Here, we wondered how stable individual differences in the perception of illusions are. We first investigated whether illusory percepts are reliable interocularly and whether illusion magnitudes differ as a function of visual acuity. Second, the susceptibility to several illusions was measured at different time points within a month to evaluate how stable individual differences are over time. Last, we tested two illusions, namely the Ebbinghaus and Müller-Lyer illusions, with both an adjustment procedure and a method of constant stimuli (2-AFC) to determine whether reliable individual differences are observed with different measurement methods. 
Experiment 1
Monocular viewing condition was shown to result in a significantly weaker magnitude of an actual, real-world Ponzo illusion compared to binocular viewing condition, because of a reduced perception of depth cues following the elimination of stereopsis (Leibowitz, Brislin, Perlmutrer, & Hennessy, 1969). Here, we first examined whether the susceptibility to several two-dimensional visual illusions is different between eyes and for monocular and binocular presentations. Second, we investigated the role of visual acuity in the perception of visual illusions. 
Methods
Participants
Fifteen students and collaborators of the Ecole Polytechnique Fédérale de Lausanne (EPFL, Switzerland) participated in this experiment (five females; mean age, 24 years; age range, 18–52 years). Participants were naïve to the purpose of the experiment. Prior to the experiment, participants signed informed consent. Both monocular and binocular visual acuities were measured in a random order using the Freiburg visual acuity test (Bach, 1996). Participants were paid 20 Swiss Francs per hour. Procedures were conducted in accordance with the Declaration of Helsinki, except for preregistration (§35), and were approved by the local ethics committee.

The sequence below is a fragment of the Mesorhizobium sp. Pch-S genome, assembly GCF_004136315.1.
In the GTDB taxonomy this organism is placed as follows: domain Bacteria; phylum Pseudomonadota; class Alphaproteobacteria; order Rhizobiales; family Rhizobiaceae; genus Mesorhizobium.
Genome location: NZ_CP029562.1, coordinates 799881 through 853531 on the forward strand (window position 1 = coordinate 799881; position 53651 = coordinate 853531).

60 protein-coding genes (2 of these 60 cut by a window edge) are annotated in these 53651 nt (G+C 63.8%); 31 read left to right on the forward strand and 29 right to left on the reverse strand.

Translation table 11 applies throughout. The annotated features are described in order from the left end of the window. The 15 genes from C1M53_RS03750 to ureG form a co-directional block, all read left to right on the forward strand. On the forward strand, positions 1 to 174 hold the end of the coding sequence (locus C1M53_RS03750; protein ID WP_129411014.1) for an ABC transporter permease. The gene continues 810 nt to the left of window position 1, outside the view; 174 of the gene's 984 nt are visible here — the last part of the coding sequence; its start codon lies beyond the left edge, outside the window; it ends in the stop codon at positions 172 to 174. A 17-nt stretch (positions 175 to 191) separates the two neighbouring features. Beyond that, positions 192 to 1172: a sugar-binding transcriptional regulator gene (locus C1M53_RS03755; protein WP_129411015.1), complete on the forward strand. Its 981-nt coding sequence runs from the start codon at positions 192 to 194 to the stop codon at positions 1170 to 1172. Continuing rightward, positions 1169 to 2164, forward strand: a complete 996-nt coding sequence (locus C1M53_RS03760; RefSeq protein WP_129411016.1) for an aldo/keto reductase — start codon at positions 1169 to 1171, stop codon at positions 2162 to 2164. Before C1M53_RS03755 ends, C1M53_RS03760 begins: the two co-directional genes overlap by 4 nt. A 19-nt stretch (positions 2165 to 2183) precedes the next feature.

Apparatus
A BenQ XL2420T LCD monitor driven by a Windows-PC using Matlab (MathWorks Inc., Natick, MA, USA) and the Psychophysics toolbox (Brainard, 1997; Pelli, 1997) was used. Stimuli were presented at a 1920 × 1080 pixel resolution with a 60 Hz refresh rate. The distance to the screen was approximately 60 cm. During the monocular testing, participants covered one of their eyes with an eyepatch. Participants adjusted stimuli with a Logitech LS1 computer mouse. The experiment was conducted in the Laboratory of Psychophysics at EPFL, Switzerland. 
Stimuli
Each participant was tested with seven illusions (Figure 1): two variants of the Ebbinghaus (EB and EB2), a Müller-Lyer (ML), and four variants of the Ponzo (PZ; a wider variant, PZw; a grid variant, PZg; and a corridor variant, PZc) illusion. Note that the corridor variant of the Ponzo illusion (PZc) has also previously been called a Ponzo “hallway” illusion (Grzeczkowski, Clarke, Francis, Mast, & Herzog, 2017; Grzeczkowski, Roinishvili, Chkonia, Brand, Mast, Herzog, & Shaqiri, 2018). 
Figure 1.
 
The seven illusions tested in Experiment 1: two variants of the Ebbinghaus (EB and EB2), the Müller-Lyer, and four variants of the Ponzo (PZ, PZw, PZg, and PZc). For each stimulus, participants were asked to adjust the size of a target to match the size of a reference element. For example, in the Ebbinghaus stimuli (EB and EB2), participants adjusted the size of the right central disk to match it with the left central disk using a computer mouse. Each stimulus was tested monocularly (left and right) and binocularly.
Figure 1.